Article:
There’s a widespread myth that once chosen a profession, we need to pursue it for a lifetime and there are multiple factors playing role in deciding this – money, status, and lifestyle being the foremost. The term specialization has been mishandled so often that almost everyone has fallen into the rat race of becoming a specialist ignoring other brilliant opportunities that come their way which is way more fulfilling and aligned with their passion. Fluid shall break all your myths and misconceptions about this subject. Author Ashish Jaiswal has chosen the right blend of storytelling and stating facts to prove his point which shall leave you pondering over the matter.
The author lines up evidence from the lives of your ideal personalities in the book that there is no single way to a career path and the jack of all can also be the master of all. Leonardo da Vinci, for example, was not just a painter and sculptor, but an architect, engineer, mathematician as well. He studied anatomy, Latin, geometry, aerodynamics, biomechanics, metallurgy, and much more. Issac Newton besides being a great scientist was also a well-built, fashionable man with six-packs; Goethe who struggled at the early stage of his career practicing law became a revolutionary writer of his era whose popularity could easily give complex to the present day most loved Coldplay band; CV Raman the Nobel prize winner in Physics was so keen for music and acoustics that he wrote an intuitive paper on mridanga. Steve Jobs is well-known as an engineer and a college drop-out, but very few know that he studied literature, classics, and music for a year that molded his mind into creativity required to invent the iPhone. The author also takes inspiration from the ancient Indian texts particularly Vishnudharmottaram Purana that aptly narrates the idea of being fluid. The book showcases an interesting comparison of Da Vinci’s Vitruvian Man and the Hans man in the Purana stated centuries before Da Vinci on similar lines.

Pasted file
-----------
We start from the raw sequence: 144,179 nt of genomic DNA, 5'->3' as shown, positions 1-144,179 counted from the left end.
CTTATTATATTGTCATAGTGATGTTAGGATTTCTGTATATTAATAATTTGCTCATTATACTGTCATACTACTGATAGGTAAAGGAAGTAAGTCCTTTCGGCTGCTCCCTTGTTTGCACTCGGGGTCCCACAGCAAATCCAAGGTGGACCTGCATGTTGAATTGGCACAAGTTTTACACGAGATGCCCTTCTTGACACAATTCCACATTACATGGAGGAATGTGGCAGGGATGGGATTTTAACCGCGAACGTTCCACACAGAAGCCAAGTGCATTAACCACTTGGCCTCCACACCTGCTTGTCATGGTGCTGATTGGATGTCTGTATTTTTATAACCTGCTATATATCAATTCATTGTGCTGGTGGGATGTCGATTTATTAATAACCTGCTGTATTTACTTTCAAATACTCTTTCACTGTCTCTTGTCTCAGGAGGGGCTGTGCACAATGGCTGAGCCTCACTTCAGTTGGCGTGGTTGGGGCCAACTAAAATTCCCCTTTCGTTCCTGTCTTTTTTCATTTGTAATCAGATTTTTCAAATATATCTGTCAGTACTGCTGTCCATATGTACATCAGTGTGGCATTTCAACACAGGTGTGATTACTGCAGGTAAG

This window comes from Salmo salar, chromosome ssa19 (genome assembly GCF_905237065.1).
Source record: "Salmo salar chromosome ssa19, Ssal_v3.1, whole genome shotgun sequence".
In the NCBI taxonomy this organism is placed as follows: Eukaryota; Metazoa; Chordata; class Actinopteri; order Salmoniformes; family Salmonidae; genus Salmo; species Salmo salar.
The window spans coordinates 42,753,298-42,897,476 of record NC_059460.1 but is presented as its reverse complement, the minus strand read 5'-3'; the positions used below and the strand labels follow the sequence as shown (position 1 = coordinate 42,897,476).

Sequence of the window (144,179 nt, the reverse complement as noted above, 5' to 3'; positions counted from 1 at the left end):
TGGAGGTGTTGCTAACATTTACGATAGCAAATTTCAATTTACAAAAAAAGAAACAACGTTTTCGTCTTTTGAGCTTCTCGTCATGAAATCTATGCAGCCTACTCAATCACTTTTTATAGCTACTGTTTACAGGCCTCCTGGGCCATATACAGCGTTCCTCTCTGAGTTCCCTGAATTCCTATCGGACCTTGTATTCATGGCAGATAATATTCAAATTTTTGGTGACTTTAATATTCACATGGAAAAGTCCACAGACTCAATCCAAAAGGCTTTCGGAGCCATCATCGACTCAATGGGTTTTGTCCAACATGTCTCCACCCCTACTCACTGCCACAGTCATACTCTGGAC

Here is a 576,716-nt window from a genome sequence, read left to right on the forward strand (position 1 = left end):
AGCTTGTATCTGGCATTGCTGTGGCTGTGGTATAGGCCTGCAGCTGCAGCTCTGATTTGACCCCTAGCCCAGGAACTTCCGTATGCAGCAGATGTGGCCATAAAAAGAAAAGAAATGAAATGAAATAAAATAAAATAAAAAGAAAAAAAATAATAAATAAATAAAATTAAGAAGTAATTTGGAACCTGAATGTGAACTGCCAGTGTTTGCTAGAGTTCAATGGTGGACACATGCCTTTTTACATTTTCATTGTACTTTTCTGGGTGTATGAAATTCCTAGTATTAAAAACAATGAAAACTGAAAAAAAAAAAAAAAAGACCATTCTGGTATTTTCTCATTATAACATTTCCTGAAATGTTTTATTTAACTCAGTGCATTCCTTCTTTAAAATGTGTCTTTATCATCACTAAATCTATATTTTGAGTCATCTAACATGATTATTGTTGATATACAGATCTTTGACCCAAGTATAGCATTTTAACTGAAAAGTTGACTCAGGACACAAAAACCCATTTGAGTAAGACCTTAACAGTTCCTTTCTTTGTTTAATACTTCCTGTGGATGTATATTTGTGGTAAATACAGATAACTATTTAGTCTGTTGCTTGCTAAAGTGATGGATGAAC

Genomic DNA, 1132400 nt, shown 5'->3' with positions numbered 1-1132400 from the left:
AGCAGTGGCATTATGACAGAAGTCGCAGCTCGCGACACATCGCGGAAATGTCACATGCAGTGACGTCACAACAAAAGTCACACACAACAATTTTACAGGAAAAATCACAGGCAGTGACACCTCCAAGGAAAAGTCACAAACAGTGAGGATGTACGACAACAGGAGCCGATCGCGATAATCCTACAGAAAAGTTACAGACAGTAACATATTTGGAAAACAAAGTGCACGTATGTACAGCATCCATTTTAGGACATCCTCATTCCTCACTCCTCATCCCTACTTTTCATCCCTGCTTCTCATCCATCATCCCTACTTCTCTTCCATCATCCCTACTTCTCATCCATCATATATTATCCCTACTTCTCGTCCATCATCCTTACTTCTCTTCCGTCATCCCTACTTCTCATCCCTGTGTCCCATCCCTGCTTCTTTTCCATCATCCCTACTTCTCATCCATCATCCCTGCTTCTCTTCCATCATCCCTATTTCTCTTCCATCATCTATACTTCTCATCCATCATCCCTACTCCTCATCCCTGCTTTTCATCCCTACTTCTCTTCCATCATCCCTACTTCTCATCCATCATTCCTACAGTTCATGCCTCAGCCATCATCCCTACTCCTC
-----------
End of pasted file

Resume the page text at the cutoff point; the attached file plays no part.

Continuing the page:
The current education system that forces the students to take up career disciplines before they even know what they would like to follow is criticized. Before the divisions or identifications were made in the educational streams, everyone studied almost everything ranging from science, mathematics, physics, medicine, architecture to fitness, fashion, painting, music, sculpting, and writing. But now the boundaries make it difficult for anyone to think beyond a small box. Ashish has even managed to house a lovely poem ‘Little Boxes’ by Malvina Reynolds in the book in this context.
Fluid is an exceedingly insightful book and shall broaden your perspective beyond imagination. It is an encyclopedia that you must have, read, understand, and implement in every walk of life.
Review by: Nazneen Kachwala